The Elkin tribune. (Elkin, N.C.) 191?-1969, August 23, 1934, Image 1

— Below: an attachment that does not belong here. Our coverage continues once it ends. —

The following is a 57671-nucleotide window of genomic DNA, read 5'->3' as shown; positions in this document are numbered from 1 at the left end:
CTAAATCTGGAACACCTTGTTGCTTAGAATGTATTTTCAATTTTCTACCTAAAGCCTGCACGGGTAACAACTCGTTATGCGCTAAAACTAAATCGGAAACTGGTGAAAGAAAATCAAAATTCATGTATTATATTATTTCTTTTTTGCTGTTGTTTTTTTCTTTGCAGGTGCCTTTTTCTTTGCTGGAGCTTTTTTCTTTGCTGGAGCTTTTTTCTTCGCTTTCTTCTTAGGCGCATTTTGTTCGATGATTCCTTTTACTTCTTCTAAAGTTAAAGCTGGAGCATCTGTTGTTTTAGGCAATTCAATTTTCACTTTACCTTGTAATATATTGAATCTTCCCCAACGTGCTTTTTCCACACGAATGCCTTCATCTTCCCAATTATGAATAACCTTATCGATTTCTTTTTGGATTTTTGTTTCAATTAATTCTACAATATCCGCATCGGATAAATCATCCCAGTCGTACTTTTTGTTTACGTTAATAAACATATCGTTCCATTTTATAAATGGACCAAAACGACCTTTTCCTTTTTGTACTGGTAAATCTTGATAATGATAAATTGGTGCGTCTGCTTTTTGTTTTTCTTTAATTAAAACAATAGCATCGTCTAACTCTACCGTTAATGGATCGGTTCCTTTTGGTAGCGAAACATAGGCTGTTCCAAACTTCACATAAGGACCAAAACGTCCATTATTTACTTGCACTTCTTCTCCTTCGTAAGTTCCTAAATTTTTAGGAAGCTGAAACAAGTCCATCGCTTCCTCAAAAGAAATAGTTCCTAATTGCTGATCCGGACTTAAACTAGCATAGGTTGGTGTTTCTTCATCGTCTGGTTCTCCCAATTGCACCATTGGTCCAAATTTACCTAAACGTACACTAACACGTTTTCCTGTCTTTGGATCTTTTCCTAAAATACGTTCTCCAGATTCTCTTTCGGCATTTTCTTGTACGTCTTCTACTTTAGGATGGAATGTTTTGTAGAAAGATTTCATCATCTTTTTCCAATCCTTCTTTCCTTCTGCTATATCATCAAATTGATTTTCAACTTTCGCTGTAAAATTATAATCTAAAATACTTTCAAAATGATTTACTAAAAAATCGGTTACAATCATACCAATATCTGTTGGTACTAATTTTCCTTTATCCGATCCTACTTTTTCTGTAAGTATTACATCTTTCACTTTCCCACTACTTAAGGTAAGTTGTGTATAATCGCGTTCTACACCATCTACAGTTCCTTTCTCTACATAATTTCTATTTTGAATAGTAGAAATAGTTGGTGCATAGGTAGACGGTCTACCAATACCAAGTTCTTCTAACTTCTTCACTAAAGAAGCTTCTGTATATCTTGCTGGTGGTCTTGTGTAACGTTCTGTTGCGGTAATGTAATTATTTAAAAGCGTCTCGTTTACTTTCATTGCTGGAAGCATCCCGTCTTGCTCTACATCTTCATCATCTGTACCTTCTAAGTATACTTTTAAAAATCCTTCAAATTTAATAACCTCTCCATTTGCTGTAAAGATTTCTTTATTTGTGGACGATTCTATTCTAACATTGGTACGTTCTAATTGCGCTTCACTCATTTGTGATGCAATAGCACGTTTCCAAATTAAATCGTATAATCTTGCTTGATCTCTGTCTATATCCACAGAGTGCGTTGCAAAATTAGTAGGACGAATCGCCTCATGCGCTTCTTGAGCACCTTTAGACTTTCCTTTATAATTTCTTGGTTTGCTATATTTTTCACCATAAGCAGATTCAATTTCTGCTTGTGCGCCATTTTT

W*HT: tRIBL N"E HOLDS THE TROPHY CUP (SoSSTiSK) AS THE BEST NEWSPAPER IN NORTH CAROLINA OUTSIDE THE DAILY FIELD -4" ——™ KL * IK CM "Tfce Boat Uttle Town | 1.. **** Carolina" '* VOL, No. XXIII, No. 41 NEMAR TO DRIVE BUNDFOLDED FRIDAY W S ation AY FOR TEACHERS Wlnstosi-Salem, Aug. 21.—Bet ter pay f' t teachers of North Car olina wa. demanded and any change in the present federal im migration lawn was opposed in resolutions presented at the open ing w'sHtn of the 44th annual cut ;i Ho i >.»»' !'i tate council of u.-• J: ■• r 0 (i" here this aft | ernov" Jfrrseiitation of the reso lutions overshadowed all other luring the afteroo on. Pi'EPARE TO QUESTION A ■ J W GK Kug. tl.—Depart rv it r nts tonight I c |wt tl «- .t • be bottom of ranee last week of R. H Ask * 28-year-old t w »>r i i-tirned home Wm rd story of H ; P., i,U l en through -V ' • 7 and released at Nashville, Tenn. GERMAN CHURCH SIT I A t ION TKV'E Berlin, u*. ?l \u outbreak of anM-C> Lstiari pre ;anda from Nasi WfIWM lli» stored deeper the troubt -u church tuation in Germany et -.isii.j oprehension on the prut of ahe $ and some Protectant groups. Despite t'* >r Hitler's acknowledgement "positive fhri.siriinity" m H rg recent ly, »!• >• ions of a areater U nsica. THUGS ESC "i. v H 9-^7,000 TroOkl , « . Aug. 21. i' wifUy and w tonally, a dozen Iwndito today held np and looted an armored bank truck of $427,- OtMi—the biggest ca:Uh robbery on record. They eocap J in a roar of fire, from one of their um machine (ma, which had been dropped, as their ears sped off. At the wa terfront 19 blocks away they transferred the money and dashed away in speedboats. OLD BREAKS W; DENING Washington, Aug 1. Old breaks that never losed af ter the 1933 '.attJe for h'>we Dem ocratic leadership ports were be ing opened wider today in a con flict »T*r the seta-item of a suc «"ei ri' ppMkar Boa r. Bain #. flßWud plans to tighten their alignments were made by poten tial candidates for the powerful pot. LIQUOR TAX COLLECTIONS SPURT Washington, Aug:. 21.—A five million dollar spurt in liquor tax collections was reported tonight by the treasury to have carried Jul* revenue from this source to a n*w post-repeal record of $38,- 823,580. TOBACCO WORKERS MAY GET MORE PAY Williams and NRA La bor Advisory Board Member Clash Washington, Aug. 21.—H ig he r 4, (wages to workers in the 'tobacco manufacturing industry appeared as a possibility here tonight, following an all day public hearing by the NRA on the code of fair competition proposed by the industry. 8. Clay Williams, of Winston-6a lef, official of the R. J. Reynolds To bacco Company, and Sidney Hillman Rof the NRA labor advisory board, I clashed in heated fashion at the hearing this afternoon during con sideration of the minimum wage pro visions of the code. The c6de as proposed follows the lines of the r President's re-employment agreement calling for minimum wages ranging (Continued On Last Page) THE ELKIN TRIBUNE Set Record in Deep Sea Diving Otis Barton (left) and Dr. William Beebe with the "bathysphere" in which they set a new world record by descending into the sea to a depth of 3,028 feet off Nonesuch island in the Bermudas. SPEAKER RAINEY DIES SATURDAY Speaker of House of Representatives Is Pneumonia Victim St. Louis, Aug. 19.—Henry T. Rainey, beloved speaker of the house of representatives, died unexpectedly in De Paul hospital here tonight. The picturesque, white - haired speaker, who had been ill for two weeks of bronchial pneumonia, would have been 74 years old tomorrow. Mr. Rainey died quietly at 7:50 p. m. three hours after Mrs. Rainey, happy over the apparent marked im provement in the condition of her husband had left the hospital after spending the afternoon with him. Three physicians, hurriedly sum moned, and a hospital supervisor were with the speaker when he died. Dr. H. W. Soper, in charge of the. physicians attending Mr. Rainey, said he developed angina pectoris and died before medical science could aid him. The speaker's wife said at her home in Carrollton, 111., tonight that she had a premonition of her husband's death. "I knew my husband could not live long when I saw him today," she said. "We chatted together, had breakfast and dinner together. He appeared to be in good spirits at all times, and was so happy that I brought him some Jam, which he liked so well. But something told me that he would not last much longer." LANGUAGE VACANCY IN SCHOOL FILLED Miss Lucile Young, Of Troutman, Succeeds Miss Turner Miss Lucille Young, of Troutman, j has been selected to fill the language vacancy in the grammar grade de partment of Elkin city school created by the recent resignation of Miss Mary Dwight Turner, who has ac cepted the position of Latin and French in Lillington high school, ac cording to Mrs. Mason Lillard, sec retary of the board of education. Miss Young has taught successful ly in the Hudson consolidated' school in Caldwell county. In releasing her from this year's contract at Hudson, Principal Huffines, of Hudson, in former Superintendent Schaff that Elkin is fortunate to secure the ser vices of Miss Young. It was pointed out that she is active in extra-curri cula activities, especially in girl's basketball, as well as an outstanding classroom teacher. WOULD AVERT STRIKE Washington, Aug. 21.—Adminis tration agencies engaged in plotting methods of averting a projected gen eral textile strike tonight blew straws toward the department of labor as likely to be given at least temporary Jurisdiction. ELKIN, N. C., THURSDAY, AUGUST 23, 1934 Members Ball Clubs Entertained Friday Evening After Game Members of the Craddock-Ter ry baseball club, of Lynchburg, Va., and the Chatham Blanketeers were guests of the Elkin Kiwanis club at a picnic supper on the lawn of the shoe factory Friday evening following the game be tween the two teams here Friday afternoon, which the visitors won 6-5. The supper marked the second such event here within the past two months, the two teams having been entertained on the occasion of Craddock-Terry's first ap pearance here earlier in the sea son. W. B. H. PEGRAM, 77, TAKEN BY DEATH Former Elkin Resident Passes In Alhambra, California William B. H. Pegram, former res ident of Elkin, but for the past sev eral years a resident of Alhambra, California, passed away at his home Sunday. Mr. Pegram was 77 years old. Funeral services were held Wednesday afternoon and interment was in California. He is survived by his widow, Mrs. Alice Pegram: two daughters, Mrs. Edith Martin and Miss Bertie Peg ram, both of Alhambra; three sons, William Pegram, of Long Beach, California; S. C. Pegram, of Alham bra, and J. H. Pegram, of States ville, N. C. Two brothers, Dr. R. W. S. Pegram, of Canton, N. C., and M. C. Pegram. of Gaf/ney, C. S., and two sisters, Miss Aurora Pegram, of this city, and Mrs. H. H. Baughan, of Dillard, Oeorgia. Mr. Pegram if also survived by th; following grand children: Marguerite Pegram, Win ston-Salem; Carl Martin, Jr., John Williams and Bertha Alice, of Cali fornia, and Joe Tom Pegram, of Statesville. Revival To Begin At Baptist Church Sunday Services will begin at the First Baptist church Sunday evening at 8 o'clock, for a two weeks' revival, which will be conducted by Rev. W. T. Baucom, of Dallas, a former pas tor of the church. Services will be held twice daily, at 9:30 a. m., and 7:30 p. m., during the two weeks A cordial invitation is extended the public to attend. AVERY SWORN IN Washington, Aug. 21.—Johnston Avery, former North Carolina i\ews paperman, was sworn in today as an assistant to the director of the bu reau of foreign and domestic com merce. The director is Dr. Claudius T. Mure hi son, former professor of eco nomics at the University of North Carolina. KILLER OF IREDELL COUNTY SHERIFF IS CAPTURED TUESDAY Ralph Davis Is Taken In Concord Rooming House DENIES HE'S KILLER Concord, Aug. 21.—Ralph Davis, 25-year-old outlaw wanted for the slaying of Sheriff G. C. Kimball, of Statesville, was captured here today. He was immediately carried to Raleigh and placed in a cell on death row. State Prison, for safe keeping. The outlaw, object of an intense hunt in two states since Kimball was slain last Friday, was found in a rooming house here and surrendered to Sheriff R. C. Hoover, Chief of Police B. F. Widenhouse and two deputies without resistance. Davis denied to the officers that he killed Kimball. Information that Davis was in the rooming house was given Sheriff Hoover by R. P. Hagler, who oper ates the house. Hagler informed the sheriff this morning that Davis had been in his house for two lays. He said he rec ognized his roomer as the outlaw this morning from a newspaper photograph and immediately com municated with the sheriff. With two deputies, Sheriff Hoover and Widenhouse went to Hagler's door. The deputies were left to guard the doors, and Hoover and Widenhouse went to Davis' room, entering it with drawn pistols. The outlaw was in bed and surrendered a show of resistance. "I know when I'm beaten," the arresting officers quoted him as say ing. The outlaw came to Concord in an automobile carrying a Reidsville, N. C. license, and officers were checking to determine whether it had been stolen. When Davis fled from Statesville last week he was in an automobile which had been stolen from E. R. Rankin in Statesville. This car later was found in Danville, Va., north of Reidsville, and the hunt for the out law during the intervening time has centered in that section. Officers presumed that after reach ing Danville, Davis took the other car and doubled back on his trail, coming to Concord which is about 30 miles from Statesville. Kimball was slain after he and two deputies surrounded a man they believed to be Davis in a tenant house on a farm ten miles from Statesville. Their quarry came out of the house shooting, and Kimball was fatally wounded by a bullet in the abdomen. A deputy, L. R. Gil bert, was wounded in the leg. The officers with Kimball said they were certain the man they were attempting to arrest was Davis. FOUR ARE INJURED IN AUTO ACCIDENT Wreck Takes Place On Highway 26 Near Klondike Farm Pour persons were carried to Hugh Chatham Memorial hospital here Thursday night following an automobile accident involving three cars' which took place on highway 26 near Klondike farm. The most severely injured were William Haynes. 38. of Ambridge, Pa.; his wife, Mrs. Anna Haynes, and Qaither M. Hamby, 36, of State Road. Paul O. Lewis, of Columbia, 8. C„ an occupant of the Haynes' car, suffered painful lacerations about the head, but after hospital treatment, was dismissed. DeWitt Calloway, local barber, oc cupant of a third car involved in the wreck, escaped injury of any con-' sequence, but his car was damaged. Following the accident Hamby was placed under S3OO bond, it be ing claimed the accident was caused by negligence on his part. He will be given a hearing before Magistrate J. L. Hall September 3. ROOSEVELT TO TELL PLANS ' President Roosevelt plans to tell the nation's war veterans in a speech Ootcber just what he proposes to do for them. The occasion will be the dedication of a new $2,000,000 veterans hospital for mental cases at Roanoke, Va. Thrilling Exhibition To Start At Corner of Market, Bridge Streets Blindfold Driver • JpT It ■j Professor J. F. Nemar, who will drive an automobile through the streets of Elkin Friday afternoon at 1:30 p. m. while absolutely blind folded and with no one with him in the car. Hundreds are expected here to witness the thrilling exhibition. CHATHAM TO FACE THREE TEAMS HERE Game For Today to be With Team From Fries, Virginia Nosed out by one run Friday aft ernoon by Craddock-Terry, and a chance for revenge rained out Sat urday, the Chatham Blanketeers continue their baseball campaign here this week-end with games Thursday, Friday and Saturday. Thursday's game will be with a team 'from Pries, Virginia, at 4 p. m. Sun day the Blanketeers will face Mount Airy at Mount Airy. Friday afternoon at 3:30 the Blanketeers will face the Unique Furniture Co., team, of Winston- Salem. Saturday at 3:30 p. m. a game will be played with Newton. In last Friday's contest with Craddock-Terry, Chatham held the lead until the seventh, having scored five runs in the first two innings. The first four runs were scored in the first, Robbins on a sacrifice and Mackie, dough and Munday on a double by Hambright. Stockton scored in the second on Mackie's double. Trent batted for the circuit for the Virginians in the fifth and Perry in the seventh. Stockton's work on the mound was brilliant. Jones was su perb behind the plate until the sixth when he was forced out by an in- Jury and relieved by Parker. Perry and Ooff; Stockton and Jones, Park er. MILLIONS OF JOBS MENACED BY STRIKE Six Hundred Thousand Textile Workers Await Orders to Quit Washington, Aug. 21.—The thun der of industrial life muttered omni ously again today jeopardizing jobs of a million workers and threatening a number of Industries. Six hundred thousand textile workers awaited orders to abandon their machines, Chicago's transpor tation systems faced a labor gag, Portland, Ore., longshoremen were battling again and the Minneapolis truckers' walkout was in uncertain stalemate. The general situation carried grave potentialities. There are no Indica tions of federal Intervention, as yet, I but labor department, national labor relations board and NRA officials (Continued On Last Pago) 16 PAGES TWO SECTIONS PUBLISHED WEEKLY DRIVE WILL BEGIN AT 1:30 O'CLOCK IN THE AFTERNOON Merchants Featuring 2 Big Days of Value Giving EXPECT HUNDREDS Everything is in readiness for the thrilling exhibition to be staged here Friday afternoon at 1:30 o'clock by Professor Nemar and the former Baby Shirley of movie fame, who will demonstrate their mental psychology on the streets of Elkin by driving a new Ford V-8 through the streets of the business district while Professor Nemar is totally and absolutely blindfolded. The drive will start from Elkln Motors, Inc., local Ford dealer, lo cated on the corner of Market and Bridge streets, promptly at 1:30 o'clock, with Nemar blindfolded so that his vision is entirely cut off. He will be blindfolded by a local doctor. He will allow the doctor to place a silver half-dollar firmly in each eye and then seal them with adhesive tape, over which he will place several thicknesses of black gauze, which will also be taped in place. Over the gauze will be placed a metal mask constructed by T. H. Eidson. local tinner,, which will reach from the middle of his fore head to the tip of his nose. This will be covered by other thicknesses of cloth, after which a cord will be drawn tightly around his face and head to cut off all circulation of the blood to the head. After being blindfolded in this manner, Nemar will be placed at the fWheel of a new Ford V-8, and, with out anyone being in the car with him, he will weave his way in and out through traffic of Elkin's busi ness section, stopping at various stores, going in and getting arti cles which he will bring out in the street and give away. Nemar will be followed in a second car by Baby Shirley, and they claim that he is under her mental control all during the drive. Fol lowing Baby Shirley's car will be Reich-Hayes-Boren's ambulance, so that, should anything happen to Nemar, they will be there to rush him to the hospital. This is claimed to be one of the most sen sational and thrilling exhibitions that has ever been staged in Elkin. This performance, which is mys- (Continued On Last Page) LEGION NAMES NEW OFFICERS MONDAY Dixie Graham Is Elected Commander; Graham, Royall to Convention The George Gray Post of the American Legion met Monday even ing and elected the following offi cers to serve for the ensuing year: Commander, Dixie Graham; vice commander, Ed worth Harris; Ad jutant, Joe Bivins; Finance offioer, J. A. Carpenter; service officer, Paul Gwyn; guardianship officer, George E. Royall; Sergeant-at-arms, J. B. Bell; Chaplain, J. Kyle Thompson; historian, Marion Allen; athletic of ficer, P. W. Graham; child welfare officer, H. B. Holcomb; Americanism officer, Or. H. L. Johnson; Graves registration, L. W. Laxton; employ ment officer, G. K. Cockerham; membership chairman, Joe Bivins; publicity officer, Dixie Graham and chairman Sons of Legion, B. C. Wood. F. W. Graham and George E. Hoy all were elected delegates to the State Convention of the Legion in Greensboro next week and Joe Biv ins and Edworth Harris were ap pointed as alternates.